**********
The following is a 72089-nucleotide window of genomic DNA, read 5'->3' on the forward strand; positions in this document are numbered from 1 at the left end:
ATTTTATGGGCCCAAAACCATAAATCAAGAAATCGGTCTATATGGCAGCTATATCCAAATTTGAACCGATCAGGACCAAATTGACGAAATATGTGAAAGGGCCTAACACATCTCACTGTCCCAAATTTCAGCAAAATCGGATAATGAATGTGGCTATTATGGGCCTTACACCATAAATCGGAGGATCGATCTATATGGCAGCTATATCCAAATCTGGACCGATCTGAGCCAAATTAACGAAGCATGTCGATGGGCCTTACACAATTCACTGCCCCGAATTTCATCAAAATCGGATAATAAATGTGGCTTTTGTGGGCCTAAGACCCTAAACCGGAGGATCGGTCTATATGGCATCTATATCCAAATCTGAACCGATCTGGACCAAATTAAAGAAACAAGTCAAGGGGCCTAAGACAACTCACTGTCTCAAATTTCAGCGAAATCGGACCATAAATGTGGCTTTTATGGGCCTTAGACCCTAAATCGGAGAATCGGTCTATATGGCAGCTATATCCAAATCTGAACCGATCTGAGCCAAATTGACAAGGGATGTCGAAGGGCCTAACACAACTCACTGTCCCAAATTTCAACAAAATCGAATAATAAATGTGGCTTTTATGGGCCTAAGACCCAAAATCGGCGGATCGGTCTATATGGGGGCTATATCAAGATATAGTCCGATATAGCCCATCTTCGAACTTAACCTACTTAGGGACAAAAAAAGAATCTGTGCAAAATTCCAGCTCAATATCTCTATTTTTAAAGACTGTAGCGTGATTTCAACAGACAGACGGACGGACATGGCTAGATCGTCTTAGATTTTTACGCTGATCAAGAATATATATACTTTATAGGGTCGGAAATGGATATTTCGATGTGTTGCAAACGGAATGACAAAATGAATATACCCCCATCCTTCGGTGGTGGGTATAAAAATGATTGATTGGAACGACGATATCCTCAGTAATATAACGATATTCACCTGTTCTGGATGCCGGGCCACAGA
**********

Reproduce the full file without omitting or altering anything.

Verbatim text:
The following is a 72089-nucleotide window of genomic DNA, read 5'->3' on the forward strand; positions in this document are numbered from 1 at the left end:
ATTTTATGGGCCCAAAACCATAAATCAAGAAATCGGTCTATATGGCAGCTATATCCAAATTTGAACCGATCAGGACCAAATTGACGAAATATGTGAAAGGGCCTAACACATCTCACTGTCCCAAATTTCAGCAAAATCGGATAATGAATGTGGCTATTATGGGCCTTACACCATAAATCGGAGGATCGATCTATATGGCAGCTATATCCAAATCTGGACCGATCTGAGCCAAATTAACGAAGCATGTCGATGGGCCTTACACAATTCACTGCCCCGAATTTCATCAAAATCGGATAATAAATGTGGCTTTTGTGGGCCTAAGACCCTAAACCGGAGGATCGGTCTATATGGCATCTATATCCAAATCTGAACCGATCTGGACCAAATTAAAGAAACAAGTCAAGGGGCCTAAGACAACTCACTGTCTCAAATTTCAGCGAAATCGGACCATAAATGTGGCTTTTATGGGCCTTAGACCCTAAATCGGAGAATCGGTCTATATGGCAGCTATATCCAAATCTGAACCGATCTGAGCCAAATTGACAAGGGATGTCGAAGGGCCTAACACAACTCACTGTCCCAAATTTCAACAAAATCGAATAATAAATGTGGCTTTTATGGGCCTAAGACCCAAAATCGGCGGATCGGTCTATATGGGGGCTATATCAAGATATAGTCCGATATAGCCCATCTTCGAACTTAACCTACTTAGGGACAAAAAAAGAATCTGTGCAAAATTCCAGCTCAATATCTCTATTTTTAAAGACTGTAGCGTGATTTCAACAGACAGACGGACGGACATGGCTAGATCGTCTTAGATTTTTACGCTGATCAAGAATATATATACTTTATAGGGTCGGAAATGGATATTTCGATGTGTTGCAAACGGAATGACAAAATGAATATACCCCCATCCTTCGGTGGTGGGTATAAAAATGATTGATTGGAACGACGATATCCTCAGTAATATAACGATATTCACCTGTTCTGGATGCCGGGCCACAGA